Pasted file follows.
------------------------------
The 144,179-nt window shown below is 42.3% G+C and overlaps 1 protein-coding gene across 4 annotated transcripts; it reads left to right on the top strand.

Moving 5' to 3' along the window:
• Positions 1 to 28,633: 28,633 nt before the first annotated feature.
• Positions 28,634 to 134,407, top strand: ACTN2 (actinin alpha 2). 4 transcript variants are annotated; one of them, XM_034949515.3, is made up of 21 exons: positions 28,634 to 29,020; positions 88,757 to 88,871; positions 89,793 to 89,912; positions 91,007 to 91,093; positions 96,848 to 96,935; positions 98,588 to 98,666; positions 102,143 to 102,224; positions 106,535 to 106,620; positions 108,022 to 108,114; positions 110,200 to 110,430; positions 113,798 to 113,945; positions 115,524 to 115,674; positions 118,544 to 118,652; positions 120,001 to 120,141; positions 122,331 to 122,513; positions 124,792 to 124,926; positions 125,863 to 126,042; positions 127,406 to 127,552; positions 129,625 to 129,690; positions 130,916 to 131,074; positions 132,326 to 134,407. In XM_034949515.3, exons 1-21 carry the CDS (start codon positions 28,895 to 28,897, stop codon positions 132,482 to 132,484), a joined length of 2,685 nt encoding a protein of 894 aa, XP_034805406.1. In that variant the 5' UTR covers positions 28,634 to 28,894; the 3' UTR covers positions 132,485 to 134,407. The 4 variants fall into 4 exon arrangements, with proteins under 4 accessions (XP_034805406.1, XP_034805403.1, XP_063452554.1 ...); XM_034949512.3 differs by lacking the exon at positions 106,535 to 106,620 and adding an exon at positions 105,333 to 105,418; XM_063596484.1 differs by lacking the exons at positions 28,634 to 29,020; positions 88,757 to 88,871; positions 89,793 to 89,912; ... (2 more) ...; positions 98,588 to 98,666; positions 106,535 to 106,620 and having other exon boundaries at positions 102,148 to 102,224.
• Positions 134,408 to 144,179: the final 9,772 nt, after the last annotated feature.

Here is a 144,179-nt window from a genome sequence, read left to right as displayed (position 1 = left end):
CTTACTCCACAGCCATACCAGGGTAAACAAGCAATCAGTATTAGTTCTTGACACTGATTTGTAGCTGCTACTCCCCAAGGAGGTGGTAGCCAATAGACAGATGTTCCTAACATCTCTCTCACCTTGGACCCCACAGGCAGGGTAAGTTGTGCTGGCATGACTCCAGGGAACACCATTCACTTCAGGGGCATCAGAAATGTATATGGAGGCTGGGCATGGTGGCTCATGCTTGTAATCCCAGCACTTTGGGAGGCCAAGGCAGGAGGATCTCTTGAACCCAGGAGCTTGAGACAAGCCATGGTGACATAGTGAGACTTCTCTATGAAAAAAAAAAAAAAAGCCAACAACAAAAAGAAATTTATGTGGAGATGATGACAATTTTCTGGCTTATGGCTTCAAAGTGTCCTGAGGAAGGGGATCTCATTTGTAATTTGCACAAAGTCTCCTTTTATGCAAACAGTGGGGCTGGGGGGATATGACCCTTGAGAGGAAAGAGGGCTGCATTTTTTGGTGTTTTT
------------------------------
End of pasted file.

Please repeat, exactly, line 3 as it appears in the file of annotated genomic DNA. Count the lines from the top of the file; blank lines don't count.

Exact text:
• Positions 1 to 28,633: 28,633 nt before the first annotated feature.